Considering the size of the community, the losses were catastrophic. One hundred ten deceased miners left behind 72 widows and 158 fatherless children. Not included in these numbers were families of widows and children in the countries of origin of immigrant miners who came to America alone. A Plymouth congregation lost all its male members.

Inquest[edit]

On Saturday, September 11, 1869, a Coroner's inquest concerning the cause of the death of the victims of the disaster began at Shupp's Hall, Plymouth. The inquest had to deal with a crushing irony: The nascent anthracite miners' union, The Workingmen's Benevolent Association (WBA, founded 1868 by John Siney), had successfully petitioned the Pennsylvania State Legislature for the passage of a new mine safety act, which became law on April 12. The law codified ventilation requirements and stipulated the presence of a second entrance, in accord with contemporary British practice. This act did not apply to mines in Luzerne County, due to the efforts of George Turner, the Democratic state senator from Luzerne County.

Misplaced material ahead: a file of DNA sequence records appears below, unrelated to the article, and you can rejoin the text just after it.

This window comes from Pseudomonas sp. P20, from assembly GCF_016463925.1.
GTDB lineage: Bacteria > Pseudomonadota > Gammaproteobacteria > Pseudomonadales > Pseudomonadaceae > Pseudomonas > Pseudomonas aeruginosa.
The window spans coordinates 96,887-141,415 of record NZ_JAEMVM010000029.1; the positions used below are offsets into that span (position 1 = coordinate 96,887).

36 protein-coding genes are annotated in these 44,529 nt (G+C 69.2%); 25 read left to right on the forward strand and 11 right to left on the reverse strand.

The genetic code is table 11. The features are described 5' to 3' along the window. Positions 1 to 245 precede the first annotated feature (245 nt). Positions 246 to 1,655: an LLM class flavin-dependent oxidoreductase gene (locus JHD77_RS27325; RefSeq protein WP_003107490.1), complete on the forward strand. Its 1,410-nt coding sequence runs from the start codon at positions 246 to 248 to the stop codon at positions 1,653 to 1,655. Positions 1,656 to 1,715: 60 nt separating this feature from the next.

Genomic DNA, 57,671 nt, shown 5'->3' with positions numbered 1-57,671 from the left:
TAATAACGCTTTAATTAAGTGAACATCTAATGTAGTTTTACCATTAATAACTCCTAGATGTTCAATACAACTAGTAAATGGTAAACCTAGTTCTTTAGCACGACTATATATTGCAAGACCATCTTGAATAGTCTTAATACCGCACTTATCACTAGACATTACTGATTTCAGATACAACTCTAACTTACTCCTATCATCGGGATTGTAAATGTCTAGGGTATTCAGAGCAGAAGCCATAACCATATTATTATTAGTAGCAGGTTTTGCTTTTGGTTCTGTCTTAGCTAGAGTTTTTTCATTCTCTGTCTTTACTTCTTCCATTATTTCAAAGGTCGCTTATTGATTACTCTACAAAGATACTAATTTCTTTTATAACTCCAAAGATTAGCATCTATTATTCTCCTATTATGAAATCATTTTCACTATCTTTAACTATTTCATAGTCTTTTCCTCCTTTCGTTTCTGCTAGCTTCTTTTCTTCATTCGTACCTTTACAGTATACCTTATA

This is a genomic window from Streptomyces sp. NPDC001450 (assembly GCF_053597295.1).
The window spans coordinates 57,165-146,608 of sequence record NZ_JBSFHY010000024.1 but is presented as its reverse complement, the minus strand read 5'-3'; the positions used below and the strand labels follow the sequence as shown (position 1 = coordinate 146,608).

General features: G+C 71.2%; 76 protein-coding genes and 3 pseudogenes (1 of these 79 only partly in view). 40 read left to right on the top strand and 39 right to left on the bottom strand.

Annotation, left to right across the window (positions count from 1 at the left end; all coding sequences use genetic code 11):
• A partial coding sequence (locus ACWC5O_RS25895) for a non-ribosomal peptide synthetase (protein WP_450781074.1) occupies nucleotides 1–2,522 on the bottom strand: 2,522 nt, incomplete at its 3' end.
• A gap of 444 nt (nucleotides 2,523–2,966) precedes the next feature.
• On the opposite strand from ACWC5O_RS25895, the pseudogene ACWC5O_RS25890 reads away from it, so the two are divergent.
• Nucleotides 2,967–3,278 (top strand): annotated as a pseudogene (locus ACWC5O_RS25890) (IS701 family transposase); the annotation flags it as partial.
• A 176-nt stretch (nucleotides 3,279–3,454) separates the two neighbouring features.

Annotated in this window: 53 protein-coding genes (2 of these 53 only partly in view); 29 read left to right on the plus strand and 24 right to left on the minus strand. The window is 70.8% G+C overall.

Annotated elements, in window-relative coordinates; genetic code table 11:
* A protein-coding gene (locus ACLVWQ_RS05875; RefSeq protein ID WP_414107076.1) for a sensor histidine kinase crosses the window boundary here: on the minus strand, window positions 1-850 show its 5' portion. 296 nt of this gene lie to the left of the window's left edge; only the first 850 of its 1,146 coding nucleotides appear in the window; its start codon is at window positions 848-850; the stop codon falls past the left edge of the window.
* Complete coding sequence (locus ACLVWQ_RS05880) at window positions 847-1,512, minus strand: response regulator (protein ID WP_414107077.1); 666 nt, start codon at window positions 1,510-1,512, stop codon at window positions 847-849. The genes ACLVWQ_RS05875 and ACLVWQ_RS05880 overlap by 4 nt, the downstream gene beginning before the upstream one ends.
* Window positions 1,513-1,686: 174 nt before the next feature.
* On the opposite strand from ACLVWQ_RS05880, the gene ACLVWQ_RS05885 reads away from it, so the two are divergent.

Miners, foremen, mine union (WBA) representatives, mining experts, and representatives of the mine owners (Delaware, Lackawanna & Western Railroad) testified. Contention emerged concerning the fire's origin. Management intimated arson:

Henry J. Phillips, Mining engineer for D. L. & W. R.R.

Question. Have you any idea where the fire originated?

Answer. I thought first from the furnace; afterward....I think it [the shaft] was set on fire.

Other testimony from Welsh miners cited ethnic tension between Welsh and Irish miners, union-nonunion worker conflict, or labor-management conflict resulting from the earlier strike. Further testimony revealed the lack of firefighting equipment in the mine. Much testimony centered around the lack of a second exit and absence of deep mine air shafts, unsafe storage of combustibles, and a history of fires. Although the preponderance of testimony supported the conclusion that a second exit or air source removed from the main shaft would have saved the trapped miners, Company testimony was equivocal and misleading: